- Ground-breaking UK coalition of offshore oil and gas workers, climate groups and trade unions are backing a new plan that would deliver a fair transition away from fossil fuels to protect jobs, communities and climate
- Over 1000 surveyed oil and gas workers supported the demands to remove barriers to transitioning into renewables; to ensure improved safety, job security and fair pay across the energy industry; and a longer-term vision to share the benefits of the energy system fairly
- Research exposes the extent of exploitation and exclusion from decision-making endemic in the offshore UK oil and gas industry. In the face of political inaction, workers are ready to lead
- Costed demands include a permanent Energy Excess Profits tax, a sovereign wealth fund, public ownership, rig decommissioning costs to be paid for by polluting companies, and a minimum wage for migrant workers.
‘Our Power: Offshore oil and gas workers’ demands for a just energy transition’ is an oil industry first, putting high carbon workers front and centre in a plan for decarbonisation and public ownership, campaigners say.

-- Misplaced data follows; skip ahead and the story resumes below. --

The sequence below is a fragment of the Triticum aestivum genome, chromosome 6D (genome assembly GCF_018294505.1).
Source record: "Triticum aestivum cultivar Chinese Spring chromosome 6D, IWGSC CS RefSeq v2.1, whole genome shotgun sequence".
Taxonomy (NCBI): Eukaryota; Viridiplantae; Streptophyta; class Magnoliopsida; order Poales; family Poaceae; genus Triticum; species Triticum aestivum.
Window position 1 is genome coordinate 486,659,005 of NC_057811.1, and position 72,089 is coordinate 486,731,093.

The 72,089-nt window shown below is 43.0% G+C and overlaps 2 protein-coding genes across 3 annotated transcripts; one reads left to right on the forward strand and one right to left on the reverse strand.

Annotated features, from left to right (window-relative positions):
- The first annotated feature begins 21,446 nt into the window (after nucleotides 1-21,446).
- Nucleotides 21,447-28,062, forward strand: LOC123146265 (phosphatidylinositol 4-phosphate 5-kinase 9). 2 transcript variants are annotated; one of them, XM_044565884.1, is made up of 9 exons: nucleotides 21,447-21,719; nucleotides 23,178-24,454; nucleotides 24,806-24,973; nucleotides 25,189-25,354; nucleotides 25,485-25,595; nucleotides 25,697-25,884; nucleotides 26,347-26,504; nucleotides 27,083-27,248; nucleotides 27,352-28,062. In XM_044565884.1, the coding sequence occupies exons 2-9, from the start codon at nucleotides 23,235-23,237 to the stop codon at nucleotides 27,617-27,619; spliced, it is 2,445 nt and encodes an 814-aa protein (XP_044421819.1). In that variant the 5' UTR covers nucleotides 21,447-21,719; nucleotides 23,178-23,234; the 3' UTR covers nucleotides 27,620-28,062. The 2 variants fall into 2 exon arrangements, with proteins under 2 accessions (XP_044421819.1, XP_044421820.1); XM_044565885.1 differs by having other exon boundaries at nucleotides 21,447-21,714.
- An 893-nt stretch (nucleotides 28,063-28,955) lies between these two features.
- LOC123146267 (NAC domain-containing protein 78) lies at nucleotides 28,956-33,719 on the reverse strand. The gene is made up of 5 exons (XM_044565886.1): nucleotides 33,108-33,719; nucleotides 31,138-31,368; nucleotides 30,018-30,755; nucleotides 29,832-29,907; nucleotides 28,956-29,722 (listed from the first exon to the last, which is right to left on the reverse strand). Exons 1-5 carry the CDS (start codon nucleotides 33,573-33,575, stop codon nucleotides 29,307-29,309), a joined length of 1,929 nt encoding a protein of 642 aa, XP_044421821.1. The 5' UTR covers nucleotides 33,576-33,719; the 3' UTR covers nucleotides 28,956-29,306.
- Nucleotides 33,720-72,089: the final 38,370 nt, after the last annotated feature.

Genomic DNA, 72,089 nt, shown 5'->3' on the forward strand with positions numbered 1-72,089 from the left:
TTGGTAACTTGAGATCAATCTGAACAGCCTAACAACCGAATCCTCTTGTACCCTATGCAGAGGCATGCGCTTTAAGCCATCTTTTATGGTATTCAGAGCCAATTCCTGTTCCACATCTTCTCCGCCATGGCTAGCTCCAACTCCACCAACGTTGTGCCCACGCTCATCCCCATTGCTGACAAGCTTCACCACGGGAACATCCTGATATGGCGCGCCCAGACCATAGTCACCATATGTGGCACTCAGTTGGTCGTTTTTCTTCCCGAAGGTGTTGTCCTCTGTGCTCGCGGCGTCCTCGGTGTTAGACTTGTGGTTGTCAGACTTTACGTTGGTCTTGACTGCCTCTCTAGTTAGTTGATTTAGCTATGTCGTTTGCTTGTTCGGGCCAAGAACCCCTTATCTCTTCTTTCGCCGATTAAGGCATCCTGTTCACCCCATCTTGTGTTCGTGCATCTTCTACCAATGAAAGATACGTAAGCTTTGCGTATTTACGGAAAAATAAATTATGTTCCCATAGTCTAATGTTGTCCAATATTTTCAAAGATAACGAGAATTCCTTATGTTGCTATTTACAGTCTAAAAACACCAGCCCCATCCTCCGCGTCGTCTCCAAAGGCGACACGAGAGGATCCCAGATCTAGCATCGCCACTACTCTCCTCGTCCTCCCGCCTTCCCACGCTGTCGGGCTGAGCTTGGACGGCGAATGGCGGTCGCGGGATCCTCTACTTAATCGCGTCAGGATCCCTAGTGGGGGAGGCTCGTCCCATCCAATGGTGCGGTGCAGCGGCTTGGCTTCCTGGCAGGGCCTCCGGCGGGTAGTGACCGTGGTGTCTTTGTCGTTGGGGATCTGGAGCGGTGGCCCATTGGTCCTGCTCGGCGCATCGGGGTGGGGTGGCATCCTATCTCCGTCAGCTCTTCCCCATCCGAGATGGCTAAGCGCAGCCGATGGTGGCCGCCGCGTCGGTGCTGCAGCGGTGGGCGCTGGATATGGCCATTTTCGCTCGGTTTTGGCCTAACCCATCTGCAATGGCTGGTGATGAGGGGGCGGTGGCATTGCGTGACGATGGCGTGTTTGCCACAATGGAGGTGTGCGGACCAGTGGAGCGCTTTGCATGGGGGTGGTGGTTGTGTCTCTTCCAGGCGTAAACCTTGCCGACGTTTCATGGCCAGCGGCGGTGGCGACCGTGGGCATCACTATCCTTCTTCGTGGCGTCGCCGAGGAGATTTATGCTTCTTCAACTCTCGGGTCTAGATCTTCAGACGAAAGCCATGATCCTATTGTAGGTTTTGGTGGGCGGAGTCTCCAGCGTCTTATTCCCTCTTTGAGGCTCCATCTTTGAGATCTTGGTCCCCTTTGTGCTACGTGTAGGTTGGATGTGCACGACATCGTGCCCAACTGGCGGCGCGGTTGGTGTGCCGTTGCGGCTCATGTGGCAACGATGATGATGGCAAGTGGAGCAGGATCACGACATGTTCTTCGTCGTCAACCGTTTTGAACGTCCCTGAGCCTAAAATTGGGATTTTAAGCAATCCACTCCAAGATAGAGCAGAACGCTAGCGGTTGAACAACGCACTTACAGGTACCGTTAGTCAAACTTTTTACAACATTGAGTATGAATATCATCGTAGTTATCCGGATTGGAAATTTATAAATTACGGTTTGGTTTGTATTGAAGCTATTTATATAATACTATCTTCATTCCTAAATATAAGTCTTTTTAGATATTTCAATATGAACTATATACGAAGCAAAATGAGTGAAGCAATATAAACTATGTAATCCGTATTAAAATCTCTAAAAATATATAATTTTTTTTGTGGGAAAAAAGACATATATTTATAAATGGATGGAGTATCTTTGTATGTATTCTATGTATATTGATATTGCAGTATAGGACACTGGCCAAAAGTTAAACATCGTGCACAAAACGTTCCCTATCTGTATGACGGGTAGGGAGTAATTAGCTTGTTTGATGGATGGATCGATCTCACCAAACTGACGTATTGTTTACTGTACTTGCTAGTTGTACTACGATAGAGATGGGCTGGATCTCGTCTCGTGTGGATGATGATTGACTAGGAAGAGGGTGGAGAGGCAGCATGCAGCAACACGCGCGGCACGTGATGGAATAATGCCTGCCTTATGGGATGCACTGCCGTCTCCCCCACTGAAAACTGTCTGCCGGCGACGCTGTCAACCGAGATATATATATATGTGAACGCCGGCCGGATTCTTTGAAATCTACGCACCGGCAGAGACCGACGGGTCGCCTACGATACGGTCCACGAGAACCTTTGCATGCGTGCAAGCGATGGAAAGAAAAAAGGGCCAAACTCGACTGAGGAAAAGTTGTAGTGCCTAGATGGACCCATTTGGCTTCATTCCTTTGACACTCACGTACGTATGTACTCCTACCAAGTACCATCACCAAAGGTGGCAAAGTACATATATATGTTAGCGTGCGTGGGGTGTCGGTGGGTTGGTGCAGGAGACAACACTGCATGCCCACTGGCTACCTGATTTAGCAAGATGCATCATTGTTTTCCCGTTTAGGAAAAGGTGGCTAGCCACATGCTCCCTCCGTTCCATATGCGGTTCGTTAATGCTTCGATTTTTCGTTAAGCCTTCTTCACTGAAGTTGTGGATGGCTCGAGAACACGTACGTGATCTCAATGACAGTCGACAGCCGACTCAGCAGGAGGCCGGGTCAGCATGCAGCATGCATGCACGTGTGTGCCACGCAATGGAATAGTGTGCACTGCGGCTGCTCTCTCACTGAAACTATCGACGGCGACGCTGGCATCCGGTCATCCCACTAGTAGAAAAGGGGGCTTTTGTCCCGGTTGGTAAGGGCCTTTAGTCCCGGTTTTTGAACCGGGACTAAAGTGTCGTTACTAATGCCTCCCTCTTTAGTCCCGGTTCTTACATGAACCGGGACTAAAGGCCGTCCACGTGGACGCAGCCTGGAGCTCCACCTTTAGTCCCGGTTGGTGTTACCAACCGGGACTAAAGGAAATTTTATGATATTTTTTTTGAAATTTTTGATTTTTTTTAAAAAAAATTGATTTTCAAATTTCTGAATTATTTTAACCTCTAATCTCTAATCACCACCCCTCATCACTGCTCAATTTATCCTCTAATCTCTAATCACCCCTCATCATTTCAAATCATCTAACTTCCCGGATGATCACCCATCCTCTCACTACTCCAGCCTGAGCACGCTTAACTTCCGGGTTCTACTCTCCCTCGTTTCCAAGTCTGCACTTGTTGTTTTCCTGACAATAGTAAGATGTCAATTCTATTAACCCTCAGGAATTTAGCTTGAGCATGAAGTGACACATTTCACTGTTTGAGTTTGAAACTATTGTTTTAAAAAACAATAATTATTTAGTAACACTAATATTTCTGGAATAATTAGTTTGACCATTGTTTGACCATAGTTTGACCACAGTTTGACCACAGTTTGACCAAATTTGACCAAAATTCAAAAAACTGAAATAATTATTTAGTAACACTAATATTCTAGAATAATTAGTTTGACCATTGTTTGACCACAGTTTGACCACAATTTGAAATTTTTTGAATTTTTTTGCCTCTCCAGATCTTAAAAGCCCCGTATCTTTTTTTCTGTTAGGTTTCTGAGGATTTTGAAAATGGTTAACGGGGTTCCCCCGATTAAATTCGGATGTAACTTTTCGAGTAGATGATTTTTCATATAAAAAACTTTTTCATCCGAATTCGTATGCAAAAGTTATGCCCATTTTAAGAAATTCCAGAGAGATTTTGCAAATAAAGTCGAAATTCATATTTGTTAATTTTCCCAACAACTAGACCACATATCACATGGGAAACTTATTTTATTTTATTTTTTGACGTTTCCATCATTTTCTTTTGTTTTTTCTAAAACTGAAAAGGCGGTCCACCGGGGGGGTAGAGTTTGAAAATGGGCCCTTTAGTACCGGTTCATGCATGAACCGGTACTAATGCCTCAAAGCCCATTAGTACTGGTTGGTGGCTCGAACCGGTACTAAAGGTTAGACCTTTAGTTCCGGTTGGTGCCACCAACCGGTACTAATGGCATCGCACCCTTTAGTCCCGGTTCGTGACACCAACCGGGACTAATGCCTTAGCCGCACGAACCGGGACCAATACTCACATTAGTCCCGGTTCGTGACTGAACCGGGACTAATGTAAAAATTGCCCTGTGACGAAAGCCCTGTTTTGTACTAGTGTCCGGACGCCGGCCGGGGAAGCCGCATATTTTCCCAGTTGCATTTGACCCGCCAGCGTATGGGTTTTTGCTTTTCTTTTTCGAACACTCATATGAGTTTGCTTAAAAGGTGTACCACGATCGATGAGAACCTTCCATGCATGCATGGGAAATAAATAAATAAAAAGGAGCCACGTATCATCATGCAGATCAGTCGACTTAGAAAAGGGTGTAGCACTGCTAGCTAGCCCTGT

The list of 10 demands was created through two years of discussions and participatory workshops with offshore workers and climate campaigners. The plan has been backed by over 90% of over 1000 workers surveyed, along with key trade unions in the energy sector.
The demands come as oil companies announce all time profit records with five global firms
making almost $200billion in profit in 2022. Meanwhile, the number of people in fuel poverty in the UK is set to double due to rising household energy prices.
Eilidh Robb, Energy Campaigner at Friends of the Earth Europe comments on the report:
“In the fight to build a better energy future for all, we would be falling short of addressing the full failings of the current system if we didn’t deliver a just transition for fossil fuel industry workers and prioritise the energy poor in the move to clean, affordable energy for all. Today’s report shows us the opportunities we have for a just transition that improves workers’ rights and tackles the climate crisis. As Europe wrestles with its fossil fuel addiction, we can see a pathway emerging that delivers for the energy poor, workers, citizens and our planet – now we just need our decision makers to see it too.”